The Best Time Of Day To Exercise

Rise and shine! It's time to get moving!
Photo: Robert S. Donovan

I am a slug by nature and would spend most of my time ordering about my man servants (I’m talking to you, Hugh Jackman!) to take on my most menial tasks were money not a consideration. However, it is. In spite of, or because of, this slug-like mentality, I have achieved some notoriety as a world class procrastinator and excuse maker. And yet this behavior flies in the face of my workout routine which I do as early in the day as possible because I know if I don’t, it just won’t get done. Sure, I can be a night owl with the best of them but that doesn’t extend to when I exercise. For me, I need to get it done early so I don’t have to think about it anymore and because my after-dinner energy level drops lower than the necklines of the Fox News female bunnies anchors (meant in the nicest possible way but ladies, please, leave something to the imagination).

Given that we’ve all come to the conclusion that exercise is good, is there one best time of the day to exercise or can it vary with the individual? I know in my case I feel more invigorated for the rest of the day and my time seems generally more productive if I’ve exercised first thing. But there’s actually some science behind in terms of results and physiology. This article cites a study of overweight women aged 50 to 75 which found that the ladies who exercised consistently in the morning fared better than those who exercised at night. The difference in the results came down to how well they slept at night. Nighttime exercise seems to disrupt our internal body clock or circadian rhythm which causes the sleep disruption. If your sleep is light or disrupted, certain hormones in the body that control appetite get stimulated. Okay, usually stimulation is a good thing but not in this case. More fitful sleep will keep those appetite hormones in check.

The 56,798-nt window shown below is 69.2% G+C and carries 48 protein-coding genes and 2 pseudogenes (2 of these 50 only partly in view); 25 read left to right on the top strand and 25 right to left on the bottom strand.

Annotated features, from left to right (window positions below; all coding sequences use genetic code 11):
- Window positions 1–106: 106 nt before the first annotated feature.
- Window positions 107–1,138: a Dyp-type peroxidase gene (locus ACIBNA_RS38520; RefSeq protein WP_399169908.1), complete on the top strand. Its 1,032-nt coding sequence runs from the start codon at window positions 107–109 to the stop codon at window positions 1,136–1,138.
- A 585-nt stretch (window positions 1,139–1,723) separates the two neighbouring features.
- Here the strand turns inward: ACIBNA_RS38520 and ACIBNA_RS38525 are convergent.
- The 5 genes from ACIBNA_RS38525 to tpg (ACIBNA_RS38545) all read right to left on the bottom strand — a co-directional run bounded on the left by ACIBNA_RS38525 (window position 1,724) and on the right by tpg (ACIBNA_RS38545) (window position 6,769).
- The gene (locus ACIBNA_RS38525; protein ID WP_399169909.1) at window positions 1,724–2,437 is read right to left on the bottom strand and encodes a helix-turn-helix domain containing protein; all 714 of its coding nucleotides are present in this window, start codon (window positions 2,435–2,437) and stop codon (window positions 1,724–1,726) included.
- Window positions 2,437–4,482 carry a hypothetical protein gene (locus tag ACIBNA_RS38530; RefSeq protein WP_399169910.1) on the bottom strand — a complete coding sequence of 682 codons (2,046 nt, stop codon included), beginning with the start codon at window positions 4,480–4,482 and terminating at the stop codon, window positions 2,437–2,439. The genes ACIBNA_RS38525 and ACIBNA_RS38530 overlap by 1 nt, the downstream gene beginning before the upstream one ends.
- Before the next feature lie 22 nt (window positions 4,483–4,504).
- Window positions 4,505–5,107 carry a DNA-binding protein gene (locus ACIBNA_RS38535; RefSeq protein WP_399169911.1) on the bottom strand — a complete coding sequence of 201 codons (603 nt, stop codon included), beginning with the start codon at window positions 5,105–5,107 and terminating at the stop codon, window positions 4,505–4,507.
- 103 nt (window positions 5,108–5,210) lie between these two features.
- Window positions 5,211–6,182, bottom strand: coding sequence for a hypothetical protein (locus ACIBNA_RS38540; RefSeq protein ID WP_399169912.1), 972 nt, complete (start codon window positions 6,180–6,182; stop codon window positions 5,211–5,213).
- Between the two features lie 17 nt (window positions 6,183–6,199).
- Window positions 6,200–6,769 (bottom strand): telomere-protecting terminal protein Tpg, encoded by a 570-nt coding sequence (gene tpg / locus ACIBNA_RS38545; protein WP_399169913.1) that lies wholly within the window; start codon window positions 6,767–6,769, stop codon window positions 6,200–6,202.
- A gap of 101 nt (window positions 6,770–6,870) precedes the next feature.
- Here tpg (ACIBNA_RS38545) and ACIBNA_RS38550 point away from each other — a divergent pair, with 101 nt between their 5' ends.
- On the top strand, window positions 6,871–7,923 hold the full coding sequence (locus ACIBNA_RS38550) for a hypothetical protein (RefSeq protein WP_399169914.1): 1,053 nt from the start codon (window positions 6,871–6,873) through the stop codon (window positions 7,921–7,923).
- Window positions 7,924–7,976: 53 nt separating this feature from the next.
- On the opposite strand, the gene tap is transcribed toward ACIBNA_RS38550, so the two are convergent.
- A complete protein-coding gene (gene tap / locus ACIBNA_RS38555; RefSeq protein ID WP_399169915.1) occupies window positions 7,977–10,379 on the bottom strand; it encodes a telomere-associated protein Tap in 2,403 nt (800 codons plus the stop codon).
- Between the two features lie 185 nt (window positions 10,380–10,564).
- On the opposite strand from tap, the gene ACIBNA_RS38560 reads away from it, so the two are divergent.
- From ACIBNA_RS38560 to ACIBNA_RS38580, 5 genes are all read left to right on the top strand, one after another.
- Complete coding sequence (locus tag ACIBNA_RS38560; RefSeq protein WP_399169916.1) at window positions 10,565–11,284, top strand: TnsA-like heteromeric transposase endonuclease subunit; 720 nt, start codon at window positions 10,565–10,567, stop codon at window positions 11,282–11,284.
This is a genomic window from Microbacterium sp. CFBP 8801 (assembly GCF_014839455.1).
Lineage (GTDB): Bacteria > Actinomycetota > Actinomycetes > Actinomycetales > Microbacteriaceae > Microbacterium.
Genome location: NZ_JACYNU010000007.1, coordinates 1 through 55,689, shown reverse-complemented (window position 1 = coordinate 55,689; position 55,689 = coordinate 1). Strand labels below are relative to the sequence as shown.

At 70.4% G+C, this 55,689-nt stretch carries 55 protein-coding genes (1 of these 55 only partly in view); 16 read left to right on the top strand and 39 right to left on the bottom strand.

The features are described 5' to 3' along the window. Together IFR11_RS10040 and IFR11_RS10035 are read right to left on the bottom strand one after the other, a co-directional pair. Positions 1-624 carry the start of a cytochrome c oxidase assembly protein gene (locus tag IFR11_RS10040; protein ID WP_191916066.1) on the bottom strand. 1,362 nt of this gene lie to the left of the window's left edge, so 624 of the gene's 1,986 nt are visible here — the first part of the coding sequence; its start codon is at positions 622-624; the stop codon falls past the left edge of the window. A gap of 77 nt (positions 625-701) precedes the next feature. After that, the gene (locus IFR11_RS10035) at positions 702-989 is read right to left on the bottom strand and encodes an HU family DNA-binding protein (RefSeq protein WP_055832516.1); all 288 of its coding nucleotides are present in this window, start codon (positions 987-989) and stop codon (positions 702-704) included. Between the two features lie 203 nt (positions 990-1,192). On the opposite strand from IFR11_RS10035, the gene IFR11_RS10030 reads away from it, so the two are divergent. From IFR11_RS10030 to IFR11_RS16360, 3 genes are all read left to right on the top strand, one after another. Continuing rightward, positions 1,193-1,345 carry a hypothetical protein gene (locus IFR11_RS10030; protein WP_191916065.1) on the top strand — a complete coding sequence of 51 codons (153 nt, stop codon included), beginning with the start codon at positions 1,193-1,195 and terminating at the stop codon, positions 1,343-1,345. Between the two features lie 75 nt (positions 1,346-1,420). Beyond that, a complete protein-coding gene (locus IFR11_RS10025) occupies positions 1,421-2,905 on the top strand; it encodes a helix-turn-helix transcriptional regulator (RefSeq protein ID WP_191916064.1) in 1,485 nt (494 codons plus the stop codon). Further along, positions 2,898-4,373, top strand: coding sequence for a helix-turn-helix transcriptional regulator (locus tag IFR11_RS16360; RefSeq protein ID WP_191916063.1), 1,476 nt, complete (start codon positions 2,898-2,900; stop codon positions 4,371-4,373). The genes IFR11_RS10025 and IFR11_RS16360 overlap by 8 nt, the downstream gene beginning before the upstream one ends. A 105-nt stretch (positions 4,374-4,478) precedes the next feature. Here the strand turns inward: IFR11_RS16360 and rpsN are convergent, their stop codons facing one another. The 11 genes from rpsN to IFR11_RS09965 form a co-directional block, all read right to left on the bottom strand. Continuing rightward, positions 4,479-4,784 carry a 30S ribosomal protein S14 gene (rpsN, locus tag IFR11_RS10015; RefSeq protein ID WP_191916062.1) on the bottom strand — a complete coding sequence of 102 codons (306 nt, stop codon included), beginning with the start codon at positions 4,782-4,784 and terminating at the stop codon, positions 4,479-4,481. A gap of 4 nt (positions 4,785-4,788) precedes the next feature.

There are some other factors to consider in terms of figuring out the best time of day to exercise.

MORNINGS: In most of the articles I read, it appeared that better workout habits were formed when done in the morning. Most people who regularly exercise do so early in their day and carry that invigorated feeling with them for hours more. You also get that boost to your metabolism first thing which helps to burn more calories earlier in the day. Also, when you tackle exercise first thing in the morning, there is a much lower chance of interruptions or distractions interfering with your workout. Babies and children might still be asleep (God willing), the phone hasn’t started ringing and the messy business of life in general hasn’t reared its ugly head yet and thrown a monkey wrench into your best laid plans. And you can always accommodate your extra workout time by waking up earlier.


I'm really not a morning person -
until after that first cup of catnip.
Photo: intoBooks


There is some downside to morning workouts. Your body’s temperature is at its lowest a few hours before waking so you don’t always feel so rarin’ to go. There’s also the fact that your muscles are stiff and cold and need to be warmed up before engaging in exercise (a good habit to develop anyway). And, you just might not be a morning person. I had my share of roommates who fit into this category and it was not pretty. If your inclination is to avoid waking up early at any cost then morning workout aren’t for you. Don’t try to force the issue or your workouts will be flaming out real soon.